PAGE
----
Set Alert on Live Server Count

This Solution describes how to get notified if too many servers in a group are not functioning, without being bothered for routine events affecting a single server. You might use an alert like this if you are running a set of interchangable servers (e.g. a web frontend pool), and it is routine for one or two servers to be down for updates, but you want to be alerted if an unexpected number of servers are all down at once.

For unique or non-interchangable servers, such as database servers, it is generally more appropriate to alert when an individual server goes down. See Set Alert on Server Down.

Prerequisites

1. The Scalyr Agent should be installed on each server you want to monitor.

To verify:

  • In the navigation bar, click Overview.
  • Find the servers in the list at the bottom of the page.

If any server is not listed:

2. You should assign a tag to the servers in the group, so that you can write a search that selects exactly those servers. See Manage Groups of Servers. Note that you can combine tags with AND and OR rules, e.g. $tier='frontend' AND $region='us-east-1' or $group='primary-frontend' OR $group='secondary-frontend'.

Steps

1. From the navigation bar, click Search.

2. In the Expression box, enter the following text:

$source='tsdb' metric='proc.uptime.now'

Then press Enter.

This will show a graph of the rate at which the Scalyr Agent is reporting the server-uptime metric (proc.uptime.now), across all of your servers. We use this metric because it is reliably reported every 30 seconds, and so can be used to determine how many servers are up and functioning.

3. Switch to the Graph tab, to display a larger graph.

4. Refine your search to include only the servers in the group you wish to monitor. In the Refine search by section to the left of the graph, select an appropriate field and value.

5. You should see a straight-line graph, with occasional narrow spikes (caused by routine jitter in the timing of metric reports). To verify that the correct servers are included, go back to the Refine search by section and hover over the serverHost field.

6. In a new browser tab, open Scalyr, click the Alerts navigation link, and click Edit Alerts.

7. In the alerts section of the file, add a new alert:

{
  alertAddress: "prod@scalyr.com",

  alerts: [
    {
      description: "Not enough servers running",
      trigger: "count:30s(SEARCH) < THRESHOLD",
      gracePeriodMinutes: 5
    },
  ]
}

For SEARCH, paste the value from the Expression box in your previous browser tab. For THRESHOLD, enter the minimum number of servers you'd like to have running.

This alert will trigger if fewer than the specified number of servers have reported metrics in a 30-second window. Occasionally a live server will miss the window due to random time jitter. The gracePeriodMinutes setting prevents the alert from sending a notification unless it is triggered for 5 minutes in a row, filtering out false alarms.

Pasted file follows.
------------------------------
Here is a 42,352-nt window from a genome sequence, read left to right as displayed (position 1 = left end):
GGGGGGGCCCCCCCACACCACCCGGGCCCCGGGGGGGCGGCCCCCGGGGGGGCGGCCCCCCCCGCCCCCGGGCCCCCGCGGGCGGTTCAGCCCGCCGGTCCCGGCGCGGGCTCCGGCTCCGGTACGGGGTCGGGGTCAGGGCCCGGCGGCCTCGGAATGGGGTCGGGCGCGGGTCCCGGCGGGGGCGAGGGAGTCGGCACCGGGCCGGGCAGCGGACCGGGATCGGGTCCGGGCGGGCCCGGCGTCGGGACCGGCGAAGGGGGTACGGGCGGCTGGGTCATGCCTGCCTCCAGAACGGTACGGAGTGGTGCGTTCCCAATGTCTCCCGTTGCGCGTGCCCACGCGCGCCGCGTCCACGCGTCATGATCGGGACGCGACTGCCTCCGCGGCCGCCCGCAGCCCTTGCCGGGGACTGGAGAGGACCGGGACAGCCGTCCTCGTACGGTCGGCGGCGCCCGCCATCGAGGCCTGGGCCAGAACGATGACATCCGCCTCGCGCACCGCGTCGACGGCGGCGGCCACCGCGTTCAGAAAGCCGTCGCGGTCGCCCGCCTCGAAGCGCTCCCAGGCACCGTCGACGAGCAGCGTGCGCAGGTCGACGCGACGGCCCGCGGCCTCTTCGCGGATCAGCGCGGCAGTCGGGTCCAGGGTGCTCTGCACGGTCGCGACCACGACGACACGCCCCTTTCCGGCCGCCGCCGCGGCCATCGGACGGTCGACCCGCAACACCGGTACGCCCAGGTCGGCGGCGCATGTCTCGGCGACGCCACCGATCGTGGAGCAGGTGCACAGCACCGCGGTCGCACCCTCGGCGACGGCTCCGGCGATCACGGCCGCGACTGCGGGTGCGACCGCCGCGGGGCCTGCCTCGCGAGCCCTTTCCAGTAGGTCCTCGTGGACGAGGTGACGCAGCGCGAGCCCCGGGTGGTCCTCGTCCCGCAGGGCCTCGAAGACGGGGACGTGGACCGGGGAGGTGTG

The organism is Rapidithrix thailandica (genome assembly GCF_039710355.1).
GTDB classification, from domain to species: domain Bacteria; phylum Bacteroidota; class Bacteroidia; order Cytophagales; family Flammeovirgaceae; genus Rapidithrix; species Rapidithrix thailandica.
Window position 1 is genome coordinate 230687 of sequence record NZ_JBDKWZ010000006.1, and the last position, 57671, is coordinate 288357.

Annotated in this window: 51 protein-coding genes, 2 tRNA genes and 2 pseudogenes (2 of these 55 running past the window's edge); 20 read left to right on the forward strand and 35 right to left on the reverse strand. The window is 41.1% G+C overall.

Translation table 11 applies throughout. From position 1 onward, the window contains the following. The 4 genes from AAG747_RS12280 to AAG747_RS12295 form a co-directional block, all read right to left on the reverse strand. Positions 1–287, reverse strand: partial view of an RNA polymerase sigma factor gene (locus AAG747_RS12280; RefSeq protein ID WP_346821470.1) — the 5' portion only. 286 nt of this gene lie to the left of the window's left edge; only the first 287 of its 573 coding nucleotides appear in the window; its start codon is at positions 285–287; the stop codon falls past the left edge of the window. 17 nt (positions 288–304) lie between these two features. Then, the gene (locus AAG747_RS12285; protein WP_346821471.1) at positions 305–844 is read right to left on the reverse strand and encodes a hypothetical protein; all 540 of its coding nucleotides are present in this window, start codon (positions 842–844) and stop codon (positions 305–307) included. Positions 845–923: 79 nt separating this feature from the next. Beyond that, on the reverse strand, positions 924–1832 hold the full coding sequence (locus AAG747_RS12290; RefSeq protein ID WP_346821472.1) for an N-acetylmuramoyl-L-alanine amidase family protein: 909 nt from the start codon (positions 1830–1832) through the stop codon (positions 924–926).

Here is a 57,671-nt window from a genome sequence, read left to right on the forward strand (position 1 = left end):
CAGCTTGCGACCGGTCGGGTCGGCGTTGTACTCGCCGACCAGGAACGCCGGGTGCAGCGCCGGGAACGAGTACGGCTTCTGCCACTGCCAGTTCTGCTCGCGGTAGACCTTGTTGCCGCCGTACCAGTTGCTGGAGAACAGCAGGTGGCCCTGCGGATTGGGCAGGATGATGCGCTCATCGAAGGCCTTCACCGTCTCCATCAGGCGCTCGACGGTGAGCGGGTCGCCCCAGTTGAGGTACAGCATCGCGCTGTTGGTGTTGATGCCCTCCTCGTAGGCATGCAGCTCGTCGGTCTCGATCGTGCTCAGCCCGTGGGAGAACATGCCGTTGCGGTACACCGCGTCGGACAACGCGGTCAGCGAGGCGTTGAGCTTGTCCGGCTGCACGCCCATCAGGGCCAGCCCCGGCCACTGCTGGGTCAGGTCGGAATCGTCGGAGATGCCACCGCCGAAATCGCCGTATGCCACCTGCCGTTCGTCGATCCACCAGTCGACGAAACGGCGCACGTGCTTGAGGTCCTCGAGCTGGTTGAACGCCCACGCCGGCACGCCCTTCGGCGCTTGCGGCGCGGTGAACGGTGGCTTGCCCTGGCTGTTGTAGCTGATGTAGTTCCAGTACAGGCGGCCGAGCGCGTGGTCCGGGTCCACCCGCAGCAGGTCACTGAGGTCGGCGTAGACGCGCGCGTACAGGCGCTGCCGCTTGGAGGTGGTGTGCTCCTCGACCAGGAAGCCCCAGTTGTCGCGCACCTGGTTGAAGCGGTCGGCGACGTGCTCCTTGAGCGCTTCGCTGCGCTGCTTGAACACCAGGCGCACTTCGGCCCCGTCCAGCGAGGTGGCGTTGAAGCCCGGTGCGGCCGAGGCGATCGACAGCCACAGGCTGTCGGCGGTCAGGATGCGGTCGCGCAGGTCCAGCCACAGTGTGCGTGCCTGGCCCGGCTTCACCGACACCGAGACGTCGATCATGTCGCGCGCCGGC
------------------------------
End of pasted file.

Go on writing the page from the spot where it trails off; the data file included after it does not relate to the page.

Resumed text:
8. Click Update File to save your changes.

Further Reading

To view all of your alerts, click Alerts in the navigation bar. From here, you can check alert status, edit, silence, and delete alerts. More information can be found in the Alerts Reference.

By default, the alert will send a message to the e-mail address for your Scalyr account, but you can specify an alternate address such as your server ops team, a PagerDuty, OpsGenie, VictorOps, or Slack account, or a webhook. You can also have the alert sent to multiple addresses. See Specifying Alert Recipients.

This alert will only trigger if the Scalyr Agent is unable to report data, e.g. because the machine has failed or has lost network connectivity. Instead (or additionally), you might want to alert if your web server is not functioning properly. To do this, follow the Alert When Site is Unavailable solution to create an HTTP monitor for each server. You will probably want to create a templated monitor, as noted in the Further Reading section of that solution. Then create an alert similar to the alert shown above. HTTP Monitors report data every 60 seconds, so you'll want to say count:60s instead of count:30s. And you'll need to adjust the trigger search to match on a successful result from the HTTP monitor. The trigger expression might look something like this:

tag='httpMonitor' status=200 url contains "https://frontend-pool"

This expression would match all monitors on a url beginning with "frontend-pool". Adjust the expression as needed to match the servers in your pool. Or you can apply a tag to your monitors, and then reference that tag in your trigger expression. Here is an example of a templated monitor declaration that includes a tag:

{
  templateParameters: [
    { hostname: "frontend-pool-1.example.com" },
    { hostname: "frontend-pool-2.example.com" },
    { hostname: "frontend-pool-3.example.com" },
    { hostname: "frontend-pool-4.example.com" }
  ],

  monitors: [
    { type: "http", url: "http://#hostname#/healthcheck", logAttributes: {monitorPool: "frontend"} }
  ]
}

You could then use the following trigger expression to count the number of properly functioning web servers in this group:

tag='httpMonitor' status=200 monitorPool='frontend'